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Our Service Philosophy


To help the author develop and create the best book possible. Material that has both commercial appeal and long-term value.


To help the author determine the next best step in their writing career. Giving counsel regarding the subtleties of the marketplace as well as the realities of the publishing community.


To help the author secure the best possible contract. One that partners with the best strategic publisher and one that is mutually beneficial for all parties involved.

Recent Posts

Books, Hooks, and Good Looks

I love hooks.

As a writer, I work hard on my hooks. When I was a magazine editor, the hook was often the best way for a writer to make a good first impression on me. And now, for me as a literary agent, the hook is the first and one of the most important criteria I use in evaluating a book pitch, proposal, or manuscript. A good book hook will often prompt me to give a project a more careful, hopeful look.

But some people really struggle with hooks. Some don’t even fully understand what a hook is. And that’s often not their fault, as hook is a fairly flexible term in the writing and publishing world. Editors, agents, and writers often use it to refer to several similar but different things.

Briefly, hook can mean:

  • The overall unique appeal of an article or book
  • The short, punchy summary of a book idea in a query or book proposal
  • The first page, paragraph, or sentence of an article, story, or book

So, to illustrate the first definition: You meet a big, fancy, famous editor at a baseball game; and when she finds out you’re working on a book manuscript, she asks, “What’s your hook?” You say, “It’s an Amish romance in which the male protagonist is a zombie.” That’s a hook. It may not be a good one, but it’s a hook.

In the second case, it’s usually only a few sentences (or even a few words) that compellingly crystallize your book. I like it when the hook is at the very beginning of the proposal, and I also like it when it sounds like a movie trailer: “One woman. One man. Unforgiving wilderness.” Okay, so that may be a bit cliché; but you get the idea.

Finally, you read the third kind of hook all the time. For example, the first line of 1984: “It was a bright cold day in April, and the clocks were striking thirteen.” That’s a hook. Or the first paragraph of Annie Dillard’s The Writing Life: “When you write, you lay out a line of words. The line of words is a miner’s pick, a woodcarver’s gouge, a surgeon’s probe. You wield it, and it digs a path you follow. Is it a dead end, or have you located the real subject? You will know tomorrow, or this time next year.”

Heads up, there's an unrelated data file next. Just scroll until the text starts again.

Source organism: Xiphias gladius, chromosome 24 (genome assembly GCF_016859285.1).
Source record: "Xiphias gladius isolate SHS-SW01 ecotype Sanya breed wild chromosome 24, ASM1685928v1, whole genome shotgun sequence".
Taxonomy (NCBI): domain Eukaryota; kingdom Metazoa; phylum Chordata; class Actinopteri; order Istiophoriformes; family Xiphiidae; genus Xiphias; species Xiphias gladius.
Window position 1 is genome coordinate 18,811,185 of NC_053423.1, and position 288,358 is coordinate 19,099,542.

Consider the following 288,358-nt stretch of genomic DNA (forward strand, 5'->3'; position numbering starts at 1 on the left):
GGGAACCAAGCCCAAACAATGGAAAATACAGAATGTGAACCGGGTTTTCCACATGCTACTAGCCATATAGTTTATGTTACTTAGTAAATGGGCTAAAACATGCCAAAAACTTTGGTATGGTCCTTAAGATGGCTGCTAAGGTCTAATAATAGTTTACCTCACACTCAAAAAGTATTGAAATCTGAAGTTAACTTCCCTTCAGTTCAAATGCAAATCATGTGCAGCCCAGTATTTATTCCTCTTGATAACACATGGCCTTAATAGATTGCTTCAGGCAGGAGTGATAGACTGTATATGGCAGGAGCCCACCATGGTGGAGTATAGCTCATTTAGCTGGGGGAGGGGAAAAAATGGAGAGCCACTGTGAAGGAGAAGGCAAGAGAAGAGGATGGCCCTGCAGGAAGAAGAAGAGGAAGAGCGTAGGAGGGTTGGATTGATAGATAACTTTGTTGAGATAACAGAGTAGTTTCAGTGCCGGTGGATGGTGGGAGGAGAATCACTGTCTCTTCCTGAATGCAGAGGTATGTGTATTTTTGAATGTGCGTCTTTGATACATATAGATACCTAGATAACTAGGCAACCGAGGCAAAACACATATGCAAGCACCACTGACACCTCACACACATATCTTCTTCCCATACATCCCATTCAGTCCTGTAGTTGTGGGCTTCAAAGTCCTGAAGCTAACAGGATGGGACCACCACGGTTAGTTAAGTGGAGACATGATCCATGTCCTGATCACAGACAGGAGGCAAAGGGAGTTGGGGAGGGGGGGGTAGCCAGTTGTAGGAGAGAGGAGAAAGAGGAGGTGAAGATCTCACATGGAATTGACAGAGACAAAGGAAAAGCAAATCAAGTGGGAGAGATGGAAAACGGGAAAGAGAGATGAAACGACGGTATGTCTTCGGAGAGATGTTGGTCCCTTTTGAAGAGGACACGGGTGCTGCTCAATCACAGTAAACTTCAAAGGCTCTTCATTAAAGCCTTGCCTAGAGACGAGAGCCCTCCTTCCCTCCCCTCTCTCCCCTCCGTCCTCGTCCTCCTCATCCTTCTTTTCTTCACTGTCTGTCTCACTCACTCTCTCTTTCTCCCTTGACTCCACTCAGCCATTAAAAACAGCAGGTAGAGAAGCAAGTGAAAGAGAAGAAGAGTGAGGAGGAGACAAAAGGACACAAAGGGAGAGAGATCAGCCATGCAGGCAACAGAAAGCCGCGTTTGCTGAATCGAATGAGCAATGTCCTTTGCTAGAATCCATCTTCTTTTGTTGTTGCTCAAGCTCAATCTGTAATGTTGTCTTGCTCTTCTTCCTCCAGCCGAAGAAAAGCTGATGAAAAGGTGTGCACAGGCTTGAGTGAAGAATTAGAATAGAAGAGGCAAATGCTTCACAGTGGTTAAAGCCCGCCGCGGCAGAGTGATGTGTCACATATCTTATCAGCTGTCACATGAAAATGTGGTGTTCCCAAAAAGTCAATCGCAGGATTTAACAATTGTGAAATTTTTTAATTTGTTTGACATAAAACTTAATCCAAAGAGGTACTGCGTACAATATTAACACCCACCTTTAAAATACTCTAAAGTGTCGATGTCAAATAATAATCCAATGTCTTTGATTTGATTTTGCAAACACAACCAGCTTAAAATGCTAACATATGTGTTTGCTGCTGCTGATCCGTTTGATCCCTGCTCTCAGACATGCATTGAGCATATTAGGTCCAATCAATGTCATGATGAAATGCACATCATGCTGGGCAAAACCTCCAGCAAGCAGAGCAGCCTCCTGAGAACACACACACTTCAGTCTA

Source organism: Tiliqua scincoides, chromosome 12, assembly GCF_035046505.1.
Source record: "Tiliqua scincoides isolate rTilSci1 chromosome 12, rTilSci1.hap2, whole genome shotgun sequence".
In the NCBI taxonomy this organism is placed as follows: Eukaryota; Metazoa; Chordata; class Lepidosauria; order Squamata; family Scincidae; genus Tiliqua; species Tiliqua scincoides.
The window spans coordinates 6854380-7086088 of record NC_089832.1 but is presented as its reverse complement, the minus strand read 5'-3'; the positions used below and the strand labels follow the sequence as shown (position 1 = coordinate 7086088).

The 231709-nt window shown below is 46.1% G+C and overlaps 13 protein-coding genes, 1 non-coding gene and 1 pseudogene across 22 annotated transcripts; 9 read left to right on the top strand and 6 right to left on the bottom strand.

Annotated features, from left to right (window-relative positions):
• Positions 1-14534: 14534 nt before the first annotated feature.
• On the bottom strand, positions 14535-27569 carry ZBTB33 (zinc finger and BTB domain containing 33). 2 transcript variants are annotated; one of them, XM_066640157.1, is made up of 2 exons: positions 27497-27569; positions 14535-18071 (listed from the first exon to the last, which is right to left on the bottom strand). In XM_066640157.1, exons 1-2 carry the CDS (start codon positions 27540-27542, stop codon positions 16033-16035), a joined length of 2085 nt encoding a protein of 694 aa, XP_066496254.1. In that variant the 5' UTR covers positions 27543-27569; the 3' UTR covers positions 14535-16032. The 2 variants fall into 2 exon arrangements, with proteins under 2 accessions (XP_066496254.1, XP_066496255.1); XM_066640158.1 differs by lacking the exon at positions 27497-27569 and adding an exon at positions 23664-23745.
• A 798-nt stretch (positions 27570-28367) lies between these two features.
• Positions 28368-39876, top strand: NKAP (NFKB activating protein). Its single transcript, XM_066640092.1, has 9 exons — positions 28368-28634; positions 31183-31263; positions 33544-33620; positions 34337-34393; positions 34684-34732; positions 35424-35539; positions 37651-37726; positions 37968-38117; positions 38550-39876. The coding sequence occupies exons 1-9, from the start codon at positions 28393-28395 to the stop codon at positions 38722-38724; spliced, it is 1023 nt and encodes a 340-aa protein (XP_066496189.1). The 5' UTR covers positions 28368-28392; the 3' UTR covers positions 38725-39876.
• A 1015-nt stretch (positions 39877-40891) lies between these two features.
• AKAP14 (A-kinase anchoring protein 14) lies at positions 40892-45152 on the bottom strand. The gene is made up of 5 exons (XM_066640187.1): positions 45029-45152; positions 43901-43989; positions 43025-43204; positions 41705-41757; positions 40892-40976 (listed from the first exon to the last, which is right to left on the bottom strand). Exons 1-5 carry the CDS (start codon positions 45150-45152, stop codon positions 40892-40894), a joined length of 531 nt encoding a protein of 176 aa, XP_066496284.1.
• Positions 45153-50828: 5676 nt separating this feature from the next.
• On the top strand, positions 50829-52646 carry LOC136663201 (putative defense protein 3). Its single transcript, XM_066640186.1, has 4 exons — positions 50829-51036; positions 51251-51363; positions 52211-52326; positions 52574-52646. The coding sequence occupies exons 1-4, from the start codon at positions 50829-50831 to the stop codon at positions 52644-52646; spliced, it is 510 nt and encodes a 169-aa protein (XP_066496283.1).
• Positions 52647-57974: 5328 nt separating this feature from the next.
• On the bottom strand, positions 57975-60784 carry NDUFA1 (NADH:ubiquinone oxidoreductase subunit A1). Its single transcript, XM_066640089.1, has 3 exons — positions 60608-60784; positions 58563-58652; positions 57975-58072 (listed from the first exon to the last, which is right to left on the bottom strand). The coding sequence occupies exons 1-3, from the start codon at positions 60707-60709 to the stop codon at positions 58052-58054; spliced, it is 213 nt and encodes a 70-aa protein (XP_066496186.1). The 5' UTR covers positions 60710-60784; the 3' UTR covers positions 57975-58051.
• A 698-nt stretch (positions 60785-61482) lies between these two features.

See? A hook is called a “hook” because it hooks the reader like a fish and reels him or her in. It captures interest and compels him or her to keep reading.

And, for writers who can deliver on the promise of the hook, it often leads to fame and fortune.

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The Writer, Alone in a Village

Writing is a strange pursuit. A writer works endless hours in solitary, personal work then, after what seems like an eternity, takes their work out to a world of editors, agents, critics, and readers. Even if you self-publish and desire to skip any outside editorial input, your work will be …

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Where Christian Publishing Came From with Leslie Stobbe

Have you ever wondered where Christian publishing came from? I sure have. In the olden days, there were only publishers. But then Christian publishers started to emerge. Why did that happen? What caused it?  To find out, we have a special guest who has worked in the publishing industry for 65 years.   He is the […]
You can listen to this episode Where Christian Publishing Came From with Leslie Stobbe on Christian Publishing Show.

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God Gave Me This Blog Post

God gave me this blog post.

By invoking divine inspiration I have guaranteed that you will read this post and possibly give me money to read more.

Sound like a stretch? Then what if I just wrote or said:
“God spoke to me”
“I was led to write this”
“God revealed this to me”
“I have been called to write this”
“I believe this is an inspired post”

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Fun Fridays – September 24, 2021

Today is National Punctuation Day! In celebration, take out a comma.

Or at least visit the official site:

Recently I walked into a church classroom to find a list of the 10 Commandments on the board. The first line read “No other God’s.”

If you want to read a fun book on grammar and punctuation I can recommend Mignon Fogarty’s Grammar Girl’s Quick and Dirty Tips for Better Writing.

So while you take a moment to appreciate the need for precise punctuation enjoy this delightful five minute repartee between Dean Martin and Victor Borge singing with Phonetic Punctuation.

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